Why have you chosen to pursue astrophysics as a career?
My interest in astrophysics stems from the fact that it deals with things that we as humans cannot touch, move, or manipulate. The objects we study in space are incredibly far away, enormous in size, and operate at timescales of millions to billions of years. Their existence is completely different from what we experience in our day-to-day lives. Because of this, instead of being hands-on experimentalists, astrophysicists are mostly observers and interpreters. We live on a planet revolving around one of billions of stars in our galaxy which is one of billions of galaxies in our universe. Yet we’ve developed methods for understanding the universe through mathematics and the scientific process that give us remarkable insights into the way things operate in space.
It takes persistence and, most importantly, a lot of creativity to tease out information about the universe from our limited human perspective. Figuring out creative solutions to the universe’s biggest unsolved mysteries is detective work that requires piecing together evidence and writing down a consistent story for how things work. This is a difficult but incredibly rewarding task. I find it very exciting to devote my career to expanding our knowledge about the universe.
Can you tell us a little bit about your research and work on galaxies?
I care about how galaxies have grown and evolved throughout the history of the universe. More specifically, I want to know why some galaxies are actively forming new stars, while others are not. Star formation is one major way a galaxy grows, so it’s concerning when a large number of galaxies have stopped the majority of their star formation. There are many ideas for what could lower the rate of star formation, but the most popular theory today has to do with the supermassive black hole that resides at the center of most if not all galaxies. My work focuses on the connection between these central supermassive black holes and the amount of star formation in their host galaxies.
Specifically, my collaborators and I have shown that galaxies with more massive black holes have suppressed star formation activity to a greater extent than those with less massive black holes. However, a coherent picture of how this process works in galaxies has yet to be discovered. In September, I’ll be starting a postdoctoral fellowship at the Center for Astrophysics at Harvard & Smithsonian where I’ll be gathering more evidence and trying to piece together a complete narrative for how black holes affect galaxies.
While at the University of Michigan, you led the effort for the creation of the Committee on Equity and Inclusion within the Astronomy Department. What motivated you to do this?
The motivation came from the 2015 National Society of Black Physicists Conference in Baltimore, MD. Together with my close friend and fellow graduate student at the time, Alejo, we came up with the idea after many discussions on how we could improve recruitment and climate for black and brown scientists. We had proposed the idea of sending representatives from the University of Michigan to the meeting and we decided that we would go a step further by proposing an official committee. We felt the need to do this because, through those conversations, we had identified several specific areas where the department could improve through more direct and concrete actions. Profs. Emily Rauscher and Nuria Calvet, who were also in attendance at the meeting, said they would provide full support and help present a case to the department through a formal presentation. We were successful, and the committee began its work a few months later during the 2015 Fall semester.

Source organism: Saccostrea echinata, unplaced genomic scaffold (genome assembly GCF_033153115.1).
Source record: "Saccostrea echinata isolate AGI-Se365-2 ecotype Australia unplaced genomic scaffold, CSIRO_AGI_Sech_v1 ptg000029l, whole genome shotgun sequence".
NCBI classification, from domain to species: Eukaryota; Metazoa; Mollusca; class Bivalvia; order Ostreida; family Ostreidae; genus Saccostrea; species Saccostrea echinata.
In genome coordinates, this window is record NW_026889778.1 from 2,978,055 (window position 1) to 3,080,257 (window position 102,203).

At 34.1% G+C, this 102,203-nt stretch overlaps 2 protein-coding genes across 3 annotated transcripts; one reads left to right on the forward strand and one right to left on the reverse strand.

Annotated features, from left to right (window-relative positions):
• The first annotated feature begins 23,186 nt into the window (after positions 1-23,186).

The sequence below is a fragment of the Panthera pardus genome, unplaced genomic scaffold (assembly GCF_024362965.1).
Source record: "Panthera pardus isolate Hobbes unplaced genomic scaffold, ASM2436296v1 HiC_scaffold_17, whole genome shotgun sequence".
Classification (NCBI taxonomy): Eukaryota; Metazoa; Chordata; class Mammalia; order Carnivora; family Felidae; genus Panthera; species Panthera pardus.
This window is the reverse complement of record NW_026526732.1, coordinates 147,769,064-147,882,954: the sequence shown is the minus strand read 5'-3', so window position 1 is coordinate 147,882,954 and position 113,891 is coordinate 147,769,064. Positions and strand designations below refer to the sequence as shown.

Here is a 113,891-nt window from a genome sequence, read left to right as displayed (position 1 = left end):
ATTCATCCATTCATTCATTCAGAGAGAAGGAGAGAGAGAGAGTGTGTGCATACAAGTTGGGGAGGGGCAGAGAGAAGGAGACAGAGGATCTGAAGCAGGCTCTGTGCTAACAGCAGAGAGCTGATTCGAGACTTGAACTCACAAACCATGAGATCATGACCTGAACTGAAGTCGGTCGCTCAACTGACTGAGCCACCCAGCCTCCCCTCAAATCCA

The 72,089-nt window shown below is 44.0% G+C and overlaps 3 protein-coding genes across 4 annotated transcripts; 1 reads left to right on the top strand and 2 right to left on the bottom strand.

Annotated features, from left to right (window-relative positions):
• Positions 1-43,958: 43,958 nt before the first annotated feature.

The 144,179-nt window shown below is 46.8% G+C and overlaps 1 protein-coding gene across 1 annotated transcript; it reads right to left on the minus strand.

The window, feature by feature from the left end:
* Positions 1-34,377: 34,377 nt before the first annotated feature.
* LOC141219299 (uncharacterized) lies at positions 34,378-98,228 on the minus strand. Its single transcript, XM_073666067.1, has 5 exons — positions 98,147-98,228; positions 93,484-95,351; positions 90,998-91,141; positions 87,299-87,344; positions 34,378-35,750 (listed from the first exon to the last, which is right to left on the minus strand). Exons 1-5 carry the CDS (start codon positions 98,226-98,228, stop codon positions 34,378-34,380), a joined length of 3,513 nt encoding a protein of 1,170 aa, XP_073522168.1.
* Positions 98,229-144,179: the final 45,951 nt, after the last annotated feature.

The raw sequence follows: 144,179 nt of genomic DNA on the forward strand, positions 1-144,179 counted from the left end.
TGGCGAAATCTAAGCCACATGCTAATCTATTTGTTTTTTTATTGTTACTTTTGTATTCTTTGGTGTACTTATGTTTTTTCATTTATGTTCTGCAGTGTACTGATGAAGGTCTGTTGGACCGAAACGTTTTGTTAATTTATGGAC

What was the vision and goal of the committee?
We envisioned the committee as an institutionally-recognized group of department members from all levels who would actively think about how to make the astronomy department a safe and welcoming space in which anybody could do science. Academia is predominantly made up of people who are white, male, cisnormative, heteronormative, non-disabled, and wealthy. In order to make the department welcoming for all, particular effort needed to be aimed at ensuring that people who do not fit into those demographics were being actively recruited to the program and supported throughout their time here. This last point is important: it was vital that the committee have the power to address issues regarding climate in order to ensure that those who were being recruited would feel safe and supported as they build their careers.
Since 2015, what changes have you noticed in the department as a result of the committee?
Since its inception, the committee has done a lot for the department. In terms of graduate admissions and recruitment for the next generation of astrophysics PhDs, they have organized recruitment efforts and attendance at meetings for underrepresented folks in science (e.g., NSBP, SACNAS), eliminated the physics GRE requirement, and introduced methods for avoiding bias when assessing applications. Additionally, they have organized a bimonthly event for the discussion of various social issues present in the scientific community, introduced gender-neutral signage for departmental restrooms, and centralized clear and transparent guidelines for dealing with issues of harassment. Change is slow and often frustrating when going against the status quo that everybody is used to, but it’s wonderful to reflect back and be able to concretely list these successful outcomes after four years. A lot more work needs to be done, but the committee has been a great first step forward.